Beyond estimating the value of a model’s parameter given limited data, models are also used to generate predictions about the world given a new set of data. Data 8 treats prediction as an extension of inference. In the same sense that inference quantifies uncertainty in a model’s parameter, we can also generate uncertainty in predictions given a data point that the model has not seen before. This is given treatment in the case of regression (models with quantitative outputs) as well as classification (models with qualitative outputs).

Below are some inference, prediction, and modeling fundamentals that students come away with:

  • Correlation in the context of modeling.

  • Linear regression and least squares.

  • Regression inference - what does a regression line really mean?

  • How to compute confidence integrals of regression lines.

  • How to train classifiers with simple algorithms such as k-nearest neighbors

  • Brief introduction to machine learning

Comparing distributions

Once students learn the various steps that go into statistically describing a single dataset, Data 8 covers how to make comparisons between datasets. This is a crucial part of most scientific analysis, as well as in industry data analytics (e.g., in A/B testing). Data 8 covers comparisons between distributions as an advanced case of the material that has been covered above.

Below are some fundamentals for comparing two distributions that students come away with:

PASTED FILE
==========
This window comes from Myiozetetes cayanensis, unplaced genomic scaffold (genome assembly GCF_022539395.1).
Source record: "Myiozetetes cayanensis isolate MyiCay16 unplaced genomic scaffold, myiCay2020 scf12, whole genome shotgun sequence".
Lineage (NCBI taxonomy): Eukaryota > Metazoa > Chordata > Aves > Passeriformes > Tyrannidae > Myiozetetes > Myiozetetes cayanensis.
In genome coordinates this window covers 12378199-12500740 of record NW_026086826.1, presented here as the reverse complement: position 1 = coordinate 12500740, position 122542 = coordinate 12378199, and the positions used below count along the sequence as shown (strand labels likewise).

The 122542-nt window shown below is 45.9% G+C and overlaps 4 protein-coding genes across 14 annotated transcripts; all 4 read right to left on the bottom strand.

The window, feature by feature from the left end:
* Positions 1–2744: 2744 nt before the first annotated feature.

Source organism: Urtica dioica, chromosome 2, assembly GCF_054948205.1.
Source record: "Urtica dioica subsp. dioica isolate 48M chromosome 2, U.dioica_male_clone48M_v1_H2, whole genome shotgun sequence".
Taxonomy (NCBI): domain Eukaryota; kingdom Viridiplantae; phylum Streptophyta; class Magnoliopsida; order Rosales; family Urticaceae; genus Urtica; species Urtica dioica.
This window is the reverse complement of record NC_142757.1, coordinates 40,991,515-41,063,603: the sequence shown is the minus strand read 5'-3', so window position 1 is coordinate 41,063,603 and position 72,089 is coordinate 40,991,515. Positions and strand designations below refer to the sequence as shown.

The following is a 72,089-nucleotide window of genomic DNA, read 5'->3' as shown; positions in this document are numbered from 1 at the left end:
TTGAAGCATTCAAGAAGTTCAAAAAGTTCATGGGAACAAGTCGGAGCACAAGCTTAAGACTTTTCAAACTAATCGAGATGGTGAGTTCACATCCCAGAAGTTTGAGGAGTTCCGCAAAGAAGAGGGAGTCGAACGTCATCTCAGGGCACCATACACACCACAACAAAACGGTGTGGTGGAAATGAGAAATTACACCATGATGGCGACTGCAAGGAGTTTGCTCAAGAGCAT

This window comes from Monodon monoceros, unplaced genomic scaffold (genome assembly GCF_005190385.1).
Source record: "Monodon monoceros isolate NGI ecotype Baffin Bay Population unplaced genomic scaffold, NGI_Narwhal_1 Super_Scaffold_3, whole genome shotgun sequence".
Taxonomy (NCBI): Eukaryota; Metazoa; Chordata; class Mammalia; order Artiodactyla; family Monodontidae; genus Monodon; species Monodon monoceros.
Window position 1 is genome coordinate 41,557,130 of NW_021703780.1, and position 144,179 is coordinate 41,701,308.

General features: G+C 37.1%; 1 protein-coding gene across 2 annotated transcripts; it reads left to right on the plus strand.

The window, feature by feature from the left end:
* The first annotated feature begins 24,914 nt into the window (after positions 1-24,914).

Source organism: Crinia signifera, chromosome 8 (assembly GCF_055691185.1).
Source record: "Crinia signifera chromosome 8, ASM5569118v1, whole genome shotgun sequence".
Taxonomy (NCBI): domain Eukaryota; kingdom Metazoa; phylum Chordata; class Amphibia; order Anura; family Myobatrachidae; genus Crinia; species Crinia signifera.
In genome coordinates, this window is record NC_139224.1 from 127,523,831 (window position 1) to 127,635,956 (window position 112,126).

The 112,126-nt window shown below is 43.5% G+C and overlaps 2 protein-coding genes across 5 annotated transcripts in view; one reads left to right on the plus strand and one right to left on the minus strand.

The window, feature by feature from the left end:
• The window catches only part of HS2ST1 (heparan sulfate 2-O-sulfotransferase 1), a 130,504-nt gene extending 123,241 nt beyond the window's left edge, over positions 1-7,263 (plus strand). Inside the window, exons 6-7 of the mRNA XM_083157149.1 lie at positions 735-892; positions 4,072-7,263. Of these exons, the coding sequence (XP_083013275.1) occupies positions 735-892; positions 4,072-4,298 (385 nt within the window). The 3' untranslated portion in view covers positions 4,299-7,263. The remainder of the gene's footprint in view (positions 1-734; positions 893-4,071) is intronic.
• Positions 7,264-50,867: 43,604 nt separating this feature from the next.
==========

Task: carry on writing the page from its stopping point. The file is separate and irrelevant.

• A/B testing - with what confidence can we say if two numerical samples come from the same underlying distribution or not?

  • Bootstrapping and confidence intervals

  • Importance of bias and variance of the sample mean

  • Statistics about statistics (e.g. variability of sample mean)

  • How to use sample means effectively for inference?

  • How to design experiments and intrepret the distributions with Central Limit Theorem, Chebyshev’s, etc.

Building a Course syllabus page

You may use whatever technology you prefer for managing your course and distributing content. However, we recommend setting up a syllabus page that is used for distributing interact links and course materials. For an example, see the structure of the Spring 2020 course syllabus:

The syllabus has the following structure:






Fri 01/24

Cause and Effect


Chapter 2

Homework 01

Mon 01/27


Slides, Demos, Video

Chapter 3

Wed 01/29

Data Types

Slides, Demos, Video

Chapters 4, 5

Lab 02: Table Operations

Each row is a lecture, and each column is a type of material you can distribute. The links in the columns either point to pages on the course textbook. or interact links that connect students with the course JupyterHub for distribution of homeworks and labs.

The videos and slides listed above and on the Data 8 website are restricted to addresses.


Alongside the textbook are several computational homeworks, labs, and projects that let students interact with the ideas covered in class. They can all be run interactively in the Data 8 environment.

These homework, labs, and project materials are freely available on the semester course repository. There is a new repository created for each semester of the course, as the materials tend to evolve over time. For example, here is the repository for the Spring 2020 course: